A beginner’s guide to financial ratios

Michael Gable

You may already be aware that our unique philosophy of investing is to combine both fundamental and technical and technical analysis. Here I'll take a break from presenting you with a specific stock idea and run through some basic financial ratios that can help a beginner investor identify a quality company.

  1. Market Capitalization – This is a measure of a company’s size which is calculated by the current share price of a company multiplied by the number of shares issued by the company. Smaller companies tend to be riskier than larger companies, and their shares are generally less liquid. A market capitalization greater than A$100M is usually a “safer” selection.
  2. Price to Earnings Ratio (P/E ratio) – this is the calculated by the stock price divided by the forecast earnings per share. When different companies in the same industry are compared, the company with the lower P/E generally indicates the better value. However, a company with a higher P/E, while being more expensive, could be more expensive for a reason such as having a better growth profile.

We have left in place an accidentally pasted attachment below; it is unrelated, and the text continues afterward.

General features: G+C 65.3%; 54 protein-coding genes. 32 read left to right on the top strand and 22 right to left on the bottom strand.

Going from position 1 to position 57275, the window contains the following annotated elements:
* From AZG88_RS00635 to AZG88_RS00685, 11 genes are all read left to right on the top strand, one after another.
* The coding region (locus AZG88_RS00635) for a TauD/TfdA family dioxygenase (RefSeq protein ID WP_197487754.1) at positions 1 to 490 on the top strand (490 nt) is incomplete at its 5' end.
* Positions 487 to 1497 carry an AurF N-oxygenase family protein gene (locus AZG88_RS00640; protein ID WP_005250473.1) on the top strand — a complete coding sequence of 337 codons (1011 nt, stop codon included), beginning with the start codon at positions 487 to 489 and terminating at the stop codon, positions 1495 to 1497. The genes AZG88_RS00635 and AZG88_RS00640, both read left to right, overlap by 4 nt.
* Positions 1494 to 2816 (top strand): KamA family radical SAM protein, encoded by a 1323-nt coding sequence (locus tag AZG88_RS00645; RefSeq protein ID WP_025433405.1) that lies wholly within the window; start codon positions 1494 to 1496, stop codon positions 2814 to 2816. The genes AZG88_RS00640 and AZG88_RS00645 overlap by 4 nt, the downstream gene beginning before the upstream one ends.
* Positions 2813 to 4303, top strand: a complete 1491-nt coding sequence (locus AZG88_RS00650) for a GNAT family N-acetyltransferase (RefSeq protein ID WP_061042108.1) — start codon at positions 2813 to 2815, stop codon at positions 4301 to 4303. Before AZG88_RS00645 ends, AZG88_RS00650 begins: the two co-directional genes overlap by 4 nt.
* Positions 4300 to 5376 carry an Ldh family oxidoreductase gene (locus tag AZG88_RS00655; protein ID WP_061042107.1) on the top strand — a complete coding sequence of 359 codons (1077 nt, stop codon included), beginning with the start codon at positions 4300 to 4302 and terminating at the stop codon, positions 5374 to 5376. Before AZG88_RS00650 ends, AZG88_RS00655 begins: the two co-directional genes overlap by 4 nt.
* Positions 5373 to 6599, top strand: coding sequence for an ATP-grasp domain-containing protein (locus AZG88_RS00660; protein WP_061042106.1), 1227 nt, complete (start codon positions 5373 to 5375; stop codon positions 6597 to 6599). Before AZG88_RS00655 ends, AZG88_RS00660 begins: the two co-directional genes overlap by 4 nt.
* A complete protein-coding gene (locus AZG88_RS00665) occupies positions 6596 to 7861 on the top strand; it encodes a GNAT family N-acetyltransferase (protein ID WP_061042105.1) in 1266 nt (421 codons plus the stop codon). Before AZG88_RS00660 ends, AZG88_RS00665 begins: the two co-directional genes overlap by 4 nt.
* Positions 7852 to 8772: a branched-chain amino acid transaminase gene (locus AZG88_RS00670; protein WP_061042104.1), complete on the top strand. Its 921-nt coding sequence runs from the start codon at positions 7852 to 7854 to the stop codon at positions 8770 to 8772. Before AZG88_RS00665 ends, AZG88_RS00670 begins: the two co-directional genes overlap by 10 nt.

3. Return on Equity (ROE) – This represents the returns the Company generates on shareholders’ funds. ROE is calculated by dividing the net profit by the sum of shareholders’ ordinary equity, and this is expressed as a percentage. ROE above 15% will indicate a good value stock.
  4. Earnings Per Share (EPS) – This is calculated by the dividing the net annual earnings of a company by the number of shares issued. It is an indicator of the profitability of a company relative to its issued capital and is a key measure used in the valuation of a Company.
  5. Net debt to equity ratio – This ratio measures the financial health of a company which is calculated by dividing debt on the balance sheet (net of cash) by total equity. A high net debt to equity ratio (i.e. above 60) may denote poor financial health, but high debt levels may be serviceable by the Company’s ability to generate consistent and increasing cash flows. Long-term debt should be within the range of 3 to 4 times the net profit of the company to be in a good debt position.
  6. Dividend Yield – This ratio shows much how much income a stock pays in comparison to its stock price. It is calculated by the forecasted annual dividend divided by the current stock price. Usually, only profitable companies pay out dividends, so a company which has consistently paid out dividends can be viewed as safer investments.

There is more to stock selection than a few good ratios – just as there is more to stock selection than a good looking chart.

Written by Michael Gable and contributed by Fairmont Equities: (VIEW LINK)


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